The sidewall is another aspect to concentrate on while welding out a groove weld. When depositing a weld into the sidewall area, adjust the work angle (side angle) to point into the wall a little more. This helps to ensure fusion at this intersection.

For the cover pass, I recommend these three adjustments:

  1. 1. Fill the groove until it’s almost full (1/16 to a 3/32 in. of reveal/shoulder left). This sets you up for a successful cover pass.

  2. 2. Monitor the plate temperature. Let the plate cool longer before running the cover passes.

  3. 3. Run the same amperage as the previous passes. Some welders like to reduce their amperage, which is another viable option. However, this approach runs the risk of snuffing out the electrode when running a tight arc.

Photo 3-2

PCC student Alex Collins showcases his successful bend tests.


How long will your certification be good for?

The answer to this question can be found in AWS D1.1, Structural Welding Code — Steel.

“6.2.3 Period of Effectiveness Welders and Welding Operators. The welder’s or welding operator’s qualification as specified in this code shall be considered as remaining in effect indefinitely unless:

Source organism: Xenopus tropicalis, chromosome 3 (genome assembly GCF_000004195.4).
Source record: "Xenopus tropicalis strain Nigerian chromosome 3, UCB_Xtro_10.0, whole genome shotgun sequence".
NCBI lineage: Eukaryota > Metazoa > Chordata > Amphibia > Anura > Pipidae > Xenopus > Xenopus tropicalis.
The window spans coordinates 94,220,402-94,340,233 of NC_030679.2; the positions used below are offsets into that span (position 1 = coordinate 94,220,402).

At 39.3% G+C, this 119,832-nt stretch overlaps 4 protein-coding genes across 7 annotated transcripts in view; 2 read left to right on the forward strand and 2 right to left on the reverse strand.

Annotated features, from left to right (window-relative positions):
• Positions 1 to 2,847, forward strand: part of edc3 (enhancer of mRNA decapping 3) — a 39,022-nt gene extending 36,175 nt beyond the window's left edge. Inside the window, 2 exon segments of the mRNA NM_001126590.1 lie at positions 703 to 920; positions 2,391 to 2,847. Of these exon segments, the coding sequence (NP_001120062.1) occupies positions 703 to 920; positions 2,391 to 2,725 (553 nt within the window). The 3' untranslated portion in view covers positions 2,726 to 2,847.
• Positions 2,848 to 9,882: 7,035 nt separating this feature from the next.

(1) the welder is not engaged in a given process of welding for which the welder or welding operator is qualified for a period exceeding six months, or

(2) there is some specific reason to question a welder’s or welding operator’s ability (see 6.25.1). Tack Welders. A tack welder who passes the test described in Part C or those tests required for welder qualification shall be considered eligible to perform tack welding indefinitely in the positions and with the process for which the tack welder is qualified unless there is some specific reason to question the tack welder’s ability (see 6.25.2).”

Please refer to part 6 in this standard for many more qualification details.


In Closing

The more tests you take, the better you will get. I still remember the first AWS D1.1 weld test I took in school. It was an epic rookie failure. I did not take the time to prepare my plates correctly. I left a “land” (A nonstandard term for root face) on one plate when it needed to be a knife edge. Hence, incomplete fusion at the root showed on the x-ray. That failure fueled my practice, and I not only perfected my preparation skills, I also increased welding skills and passed the next test. Although this first test experience started with a failure, it gave me the knowledge and skills to go on and pass the AWS D1.5, Bridge Welding Code, test years later. Stay the course, perfect your craft, and test whenever you can.

Here’s wishing you the best of skill for your next test.


This article was written by Matt Scott (welding instructor and department chair at Portland Community College, Portland, Ore.) for the American Welding Society.